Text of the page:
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One of the membranous structures which surround the embryo during its developmental period. Since such membranes are external to the embryo proper, they are called extraembryonic membranes. They function in the embryo's protection, nutrition, respiration, and excretion.
There are four fetal membranes—the amnion, chorion, yolk sac, and allantois. In the course of development, the chorion becomes the outermost, and the amnion the innermost, membrane surrounding the developing embryo. As the allantois increases in size, it expands and becomes closely associated, if not fused, with the chorion. The two membranes together are known as the chorioallantoic membrane.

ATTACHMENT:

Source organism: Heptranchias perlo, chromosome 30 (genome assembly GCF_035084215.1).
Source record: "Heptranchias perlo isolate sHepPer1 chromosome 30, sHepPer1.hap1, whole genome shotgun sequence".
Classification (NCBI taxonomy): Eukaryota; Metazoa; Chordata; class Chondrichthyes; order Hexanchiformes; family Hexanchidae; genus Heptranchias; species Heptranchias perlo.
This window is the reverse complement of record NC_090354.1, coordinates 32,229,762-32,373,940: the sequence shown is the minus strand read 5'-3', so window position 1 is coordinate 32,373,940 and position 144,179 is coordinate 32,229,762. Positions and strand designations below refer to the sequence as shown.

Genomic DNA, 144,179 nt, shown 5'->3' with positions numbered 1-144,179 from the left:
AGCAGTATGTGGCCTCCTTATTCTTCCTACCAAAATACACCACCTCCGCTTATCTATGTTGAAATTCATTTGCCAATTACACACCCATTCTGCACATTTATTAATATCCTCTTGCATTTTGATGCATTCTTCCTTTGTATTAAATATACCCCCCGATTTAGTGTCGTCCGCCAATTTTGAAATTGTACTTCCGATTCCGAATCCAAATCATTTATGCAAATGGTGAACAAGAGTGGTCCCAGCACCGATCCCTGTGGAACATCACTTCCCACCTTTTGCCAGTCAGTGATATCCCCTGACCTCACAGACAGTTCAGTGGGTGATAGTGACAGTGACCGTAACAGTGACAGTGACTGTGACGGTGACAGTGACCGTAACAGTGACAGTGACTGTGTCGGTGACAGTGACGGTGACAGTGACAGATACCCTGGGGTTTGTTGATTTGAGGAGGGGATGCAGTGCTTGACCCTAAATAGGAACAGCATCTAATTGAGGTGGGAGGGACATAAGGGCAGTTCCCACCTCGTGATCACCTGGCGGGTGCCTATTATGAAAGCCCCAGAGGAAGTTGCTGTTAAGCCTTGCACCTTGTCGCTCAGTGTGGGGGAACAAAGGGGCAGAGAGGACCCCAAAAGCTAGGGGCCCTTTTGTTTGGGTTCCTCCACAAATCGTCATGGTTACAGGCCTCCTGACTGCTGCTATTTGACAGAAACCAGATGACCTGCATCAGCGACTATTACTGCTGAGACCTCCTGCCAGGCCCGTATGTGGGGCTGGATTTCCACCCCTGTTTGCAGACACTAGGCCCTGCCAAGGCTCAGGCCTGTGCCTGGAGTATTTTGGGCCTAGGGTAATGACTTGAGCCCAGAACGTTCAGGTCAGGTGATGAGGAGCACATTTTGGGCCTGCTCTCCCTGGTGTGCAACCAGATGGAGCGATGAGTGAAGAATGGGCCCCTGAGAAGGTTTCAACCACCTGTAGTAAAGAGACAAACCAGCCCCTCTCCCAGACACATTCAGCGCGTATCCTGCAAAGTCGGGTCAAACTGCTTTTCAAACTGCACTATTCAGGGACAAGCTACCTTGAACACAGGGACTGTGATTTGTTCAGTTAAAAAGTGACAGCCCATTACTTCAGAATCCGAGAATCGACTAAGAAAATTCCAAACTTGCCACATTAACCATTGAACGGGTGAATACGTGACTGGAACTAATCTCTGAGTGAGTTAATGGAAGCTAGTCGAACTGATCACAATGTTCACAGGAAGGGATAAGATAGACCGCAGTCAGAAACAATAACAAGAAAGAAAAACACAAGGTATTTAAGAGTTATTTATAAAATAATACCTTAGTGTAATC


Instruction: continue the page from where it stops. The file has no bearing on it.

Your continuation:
The amniotic cavity within which the embryo is enclosed becomes filled with an aqueous fluid which gives osmotic and physical protection to the embryo during the remainder of its fetal existence. Smooth muscle fibers in the amnion spontaneously contract and gently rock the embryo before it develops the capacity for spontaneous movement.
As the stored nutrients of the yolk are depleted during development, the yolk sac gradually decreases in size and is eventually incorporated into the midgut of the embryo. The yolk sac in the nonyolky eggs of placental mammals is vestigial. It has evolutionary but essentially no functional significance.
At the time of birth or hatching, the embryo becomes completely separated from the amnion and chorion and from the major portion of the allantois. The proximal portion of the latter remains within the embryo, however, as the urinary bladder. See Allantois, Amnion, Chorion, Yolk sac